I asked society undertaker Ted Williams of Walton’s while dining at Brickie’s in preparation for my mother’s funeral service if I could place on my parents’ gravemarker at Mountain View, the simple words, “what will people think now?” Ted declined. Oh well, no matter.
Caen’s words and my comment were picked up in the Reno Gazoo back when it still had a local presence and a personality, and eventually received nationwide exposure when it was picked up by the UP, now UPI, wire service. Karl the Elder was definitely in the national bright beam, and boy was he pissed!
Hank Philcox knew Flo and Karl the Elder, and can appreciate this story.
Anyway, that was my shining moment in Herb Caen’s column, not in the stand-alone columns that I and a few others wrote when he was hospitalized, c. 1983.
Oh by the way, the comment was: “Reno records the world’s first 18-jewel movement.”
No big deal…
When last we met, I described meeting a friend who gave us a predawn ride from the SF Marina to Market Street, for the 100-year anniversary of the Great San Francisco Earthquake – the morning was April 18, 2006. What I didn’t really develop was the participation and organization of the San Francisco Fire Department. The event was basically rooted in the fire services of San Francisco and more outlying communities.
Don Young, who I’ve profiled in a 2016 RGJ column, is a retired chief of the Sparks Fire Department – a man with his wife Maddy that you should know. Soon I’ll dig out the column I wrote about him, and figure out how to convert it from Gazoo-print to WordPress. Watch for that. But right now, Don writes, in response to the piece her of a couple of days ago: “The Sparks Fire Department changed the rules in 1964 to honor the State of Nevada Centennial and the firemen were authorized to sport facial hair and wear uniforms like you have on. [in the photo with Linda at Lotta’s Fountain on Market Street]. My wife and others made the shirts out of heavy red flannel and we also wore jeans as a work uniform. Thanks, Don”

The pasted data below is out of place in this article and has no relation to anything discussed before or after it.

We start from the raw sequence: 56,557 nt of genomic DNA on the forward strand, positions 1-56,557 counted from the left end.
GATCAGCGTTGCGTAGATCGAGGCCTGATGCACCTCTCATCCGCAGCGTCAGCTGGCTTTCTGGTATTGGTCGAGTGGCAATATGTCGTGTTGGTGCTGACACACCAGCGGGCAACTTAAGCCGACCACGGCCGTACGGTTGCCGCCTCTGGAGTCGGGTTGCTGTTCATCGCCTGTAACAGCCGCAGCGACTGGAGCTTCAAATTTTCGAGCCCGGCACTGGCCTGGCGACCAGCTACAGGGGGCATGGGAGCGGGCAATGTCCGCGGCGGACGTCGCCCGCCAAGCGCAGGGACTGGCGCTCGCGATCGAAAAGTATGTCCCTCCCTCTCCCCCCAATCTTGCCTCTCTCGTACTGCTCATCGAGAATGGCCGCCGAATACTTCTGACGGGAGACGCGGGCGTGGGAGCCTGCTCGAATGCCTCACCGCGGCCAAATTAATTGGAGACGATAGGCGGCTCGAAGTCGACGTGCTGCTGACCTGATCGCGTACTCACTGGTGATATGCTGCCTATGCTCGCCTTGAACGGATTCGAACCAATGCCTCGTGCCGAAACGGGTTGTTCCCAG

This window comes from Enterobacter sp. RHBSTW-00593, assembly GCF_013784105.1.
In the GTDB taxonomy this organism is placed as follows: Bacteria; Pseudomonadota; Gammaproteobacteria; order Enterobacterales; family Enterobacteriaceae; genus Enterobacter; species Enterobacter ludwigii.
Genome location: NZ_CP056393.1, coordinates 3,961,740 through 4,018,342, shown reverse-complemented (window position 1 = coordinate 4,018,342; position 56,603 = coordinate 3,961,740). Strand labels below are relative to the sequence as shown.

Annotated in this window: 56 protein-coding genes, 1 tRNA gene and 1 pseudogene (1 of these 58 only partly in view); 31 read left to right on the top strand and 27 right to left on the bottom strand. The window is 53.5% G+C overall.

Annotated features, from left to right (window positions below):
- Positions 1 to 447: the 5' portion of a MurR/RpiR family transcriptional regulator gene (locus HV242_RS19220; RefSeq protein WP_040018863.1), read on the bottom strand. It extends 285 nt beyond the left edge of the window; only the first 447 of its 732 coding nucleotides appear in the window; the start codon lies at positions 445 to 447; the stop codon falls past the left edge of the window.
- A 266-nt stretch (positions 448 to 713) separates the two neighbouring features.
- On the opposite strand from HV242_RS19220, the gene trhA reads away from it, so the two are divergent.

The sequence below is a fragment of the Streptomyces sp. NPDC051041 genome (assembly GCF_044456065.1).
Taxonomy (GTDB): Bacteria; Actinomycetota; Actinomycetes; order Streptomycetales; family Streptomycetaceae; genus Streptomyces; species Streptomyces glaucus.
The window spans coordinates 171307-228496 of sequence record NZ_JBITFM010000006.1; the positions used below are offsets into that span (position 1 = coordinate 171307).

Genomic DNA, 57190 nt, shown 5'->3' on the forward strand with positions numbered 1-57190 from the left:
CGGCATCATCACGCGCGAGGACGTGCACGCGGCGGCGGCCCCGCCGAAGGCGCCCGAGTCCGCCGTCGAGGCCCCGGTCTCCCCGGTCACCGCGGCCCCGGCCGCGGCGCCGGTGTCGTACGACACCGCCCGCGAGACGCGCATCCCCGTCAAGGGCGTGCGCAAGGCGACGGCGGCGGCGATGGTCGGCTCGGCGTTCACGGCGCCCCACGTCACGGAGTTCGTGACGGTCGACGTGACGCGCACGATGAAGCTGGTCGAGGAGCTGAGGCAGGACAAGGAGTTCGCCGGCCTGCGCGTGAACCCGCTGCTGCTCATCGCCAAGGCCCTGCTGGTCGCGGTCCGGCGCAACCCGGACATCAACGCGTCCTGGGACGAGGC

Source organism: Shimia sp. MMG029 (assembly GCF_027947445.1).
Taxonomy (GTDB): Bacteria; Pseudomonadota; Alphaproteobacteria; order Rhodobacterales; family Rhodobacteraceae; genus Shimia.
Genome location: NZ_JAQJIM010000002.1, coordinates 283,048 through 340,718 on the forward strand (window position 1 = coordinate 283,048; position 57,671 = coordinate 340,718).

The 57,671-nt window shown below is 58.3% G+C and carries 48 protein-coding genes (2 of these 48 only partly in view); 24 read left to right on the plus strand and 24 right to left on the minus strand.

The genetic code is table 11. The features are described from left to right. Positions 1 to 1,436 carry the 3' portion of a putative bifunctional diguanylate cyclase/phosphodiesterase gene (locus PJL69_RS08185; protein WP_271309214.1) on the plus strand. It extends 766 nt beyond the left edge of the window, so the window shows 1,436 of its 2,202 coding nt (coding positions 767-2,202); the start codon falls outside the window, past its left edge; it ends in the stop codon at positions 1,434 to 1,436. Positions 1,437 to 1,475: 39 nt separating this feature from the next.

And we thank you Don, known by his license plate as “XSFD” – ex-Sparks Fire Department. You’ll read more of him soon, right here. His official department portrait seen above right was taken by SFD’s Jeff Spicer. Pretty cool.
Also in the column of a couple days ago, I mentioned the 1908 photograph of Reno and Sparks, taken from an airship, better described as a kite, by the Lawrence Airship Company out of Chicago. I won’t waste space here; you can read more of it in the preceding post. But – I did allude to 17 prints of it being discovered downtown, and my ownership of one of the originals.
The backstory there is, that in 1957 there was a major explosion and fire in downtown Reno (I’ll put a link to it at the end of this post). In its aftermath, some workers in the A. Carlisle Company, on the west side of Sierra Street just north of Home Furniture on the First Street corner, were mopping up after the fire. They pulled a large ozalid-process machine for making blueprints and about as big as a big deep freeze, away from a wall and voila! They found behind the printer, 17 original prints of the photo, in pristine condition. My dad scored one of them; it’s hanging to this day in a relative’s law office. There were only 17 known until recent technology and the expiration of a copyright allowed them to be copied – and copied in better detail than the originals. So – there’s more than 17 around town now. Lawrence’s brochures and records indicate a price of $18 per copy, a pretty penny in 1908.